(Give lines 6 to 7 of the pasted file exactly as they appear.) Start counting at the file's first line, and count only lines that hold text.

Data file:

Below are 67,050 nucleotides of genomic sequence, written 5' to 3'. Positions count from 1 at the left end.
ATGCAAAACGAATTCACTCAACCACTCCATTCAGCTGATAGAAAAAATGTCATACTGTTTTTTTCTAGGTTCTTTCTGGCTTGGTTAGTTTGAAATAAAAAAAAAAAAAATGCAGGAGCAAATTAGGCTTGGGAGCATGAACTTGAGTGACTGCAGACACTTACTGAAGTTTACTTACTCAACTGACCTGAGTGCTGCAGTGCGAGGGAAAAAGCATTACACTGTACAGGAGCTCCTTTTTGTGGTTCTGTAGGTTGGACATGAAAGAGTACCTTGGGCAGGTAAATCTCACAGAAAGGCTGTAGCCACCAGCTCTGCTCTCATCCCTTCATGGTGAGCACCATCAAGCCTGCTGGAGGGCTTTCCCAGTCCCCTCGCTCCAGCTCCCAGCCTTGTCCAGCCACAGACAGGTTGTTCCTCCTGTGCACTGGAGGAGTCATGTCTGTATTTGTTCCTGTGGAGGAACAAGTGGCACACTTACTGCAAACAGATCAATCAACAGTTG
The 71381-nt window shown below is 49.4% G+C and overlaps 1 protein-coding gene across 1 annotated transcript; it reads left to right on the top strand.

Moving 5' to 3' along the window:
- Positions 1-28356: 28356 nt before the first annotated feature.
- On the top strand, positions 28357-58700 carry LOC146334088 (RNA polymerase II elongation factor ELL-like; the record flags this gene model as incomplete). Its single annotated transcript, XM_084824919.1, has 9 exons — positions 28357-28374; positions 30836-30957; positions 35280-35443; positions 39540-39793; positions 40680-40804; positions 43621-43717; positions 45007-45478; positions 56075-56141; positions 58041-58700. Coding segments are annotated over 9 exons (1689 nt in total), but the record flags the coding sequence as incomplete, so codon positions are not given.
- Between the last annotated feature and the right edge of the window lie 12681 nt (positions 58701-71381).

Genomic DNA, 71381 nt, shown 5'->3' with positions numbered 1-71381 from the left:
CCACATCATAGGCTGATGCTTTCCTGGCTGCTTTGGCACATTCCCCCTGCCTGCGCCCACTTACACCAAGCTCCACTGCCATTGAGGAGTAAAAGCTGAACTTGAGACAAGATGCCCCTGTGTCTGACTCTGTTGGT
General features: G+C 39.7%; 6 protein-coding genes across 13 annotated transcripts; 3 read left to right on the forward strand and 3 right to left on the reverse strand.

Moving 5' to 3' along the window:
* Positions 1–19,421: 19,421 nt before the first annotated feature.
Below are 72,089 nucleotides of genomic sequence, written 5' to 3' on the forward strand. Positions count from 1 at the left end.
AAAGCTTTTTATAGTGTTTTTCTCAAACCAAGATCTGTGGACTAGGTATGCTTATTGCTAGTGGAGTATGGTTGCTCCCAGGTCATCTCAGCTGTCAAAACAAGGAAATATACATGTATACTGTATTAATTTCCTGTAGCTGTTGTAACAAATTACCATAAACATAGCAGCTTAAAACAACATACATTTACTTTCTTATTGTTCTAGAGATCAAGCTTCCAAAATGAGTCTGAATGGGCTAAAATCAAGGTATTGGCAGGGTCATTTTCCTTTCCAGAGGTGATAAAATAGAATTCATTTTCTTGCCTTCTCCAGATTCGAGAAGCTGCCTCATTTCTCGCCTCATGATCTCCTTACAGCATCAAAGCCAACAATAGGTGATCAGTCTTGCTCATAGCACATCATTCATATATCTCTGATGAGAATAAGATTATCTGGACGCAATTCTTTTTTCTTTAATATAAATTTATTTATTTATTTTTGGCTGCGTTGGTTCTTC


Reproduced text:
- On the top strand, positions 28357-58700 carry LOC146334088 (RNA polymerase II elongation factor ELL-like; the record flags this gene model as incomplete). Its single annotated transcript, XM_084824919.1, has 9 exons — positions 28357-28374; positions 30836-30957; positions 35280-35443; positions 39540-39793; positions 40680-40804; positions 43621-43717; positions 45007-45478; positions 56075-56141; positions 58041-58700. Coding segments are annotated over 9 exons (1689 nt in total), but the record flags the coding sequence as incomplete, so codon positions are not given.
- Between the last annotated feature and the right edge of the window lie 12681 nt (positions 58701-71381).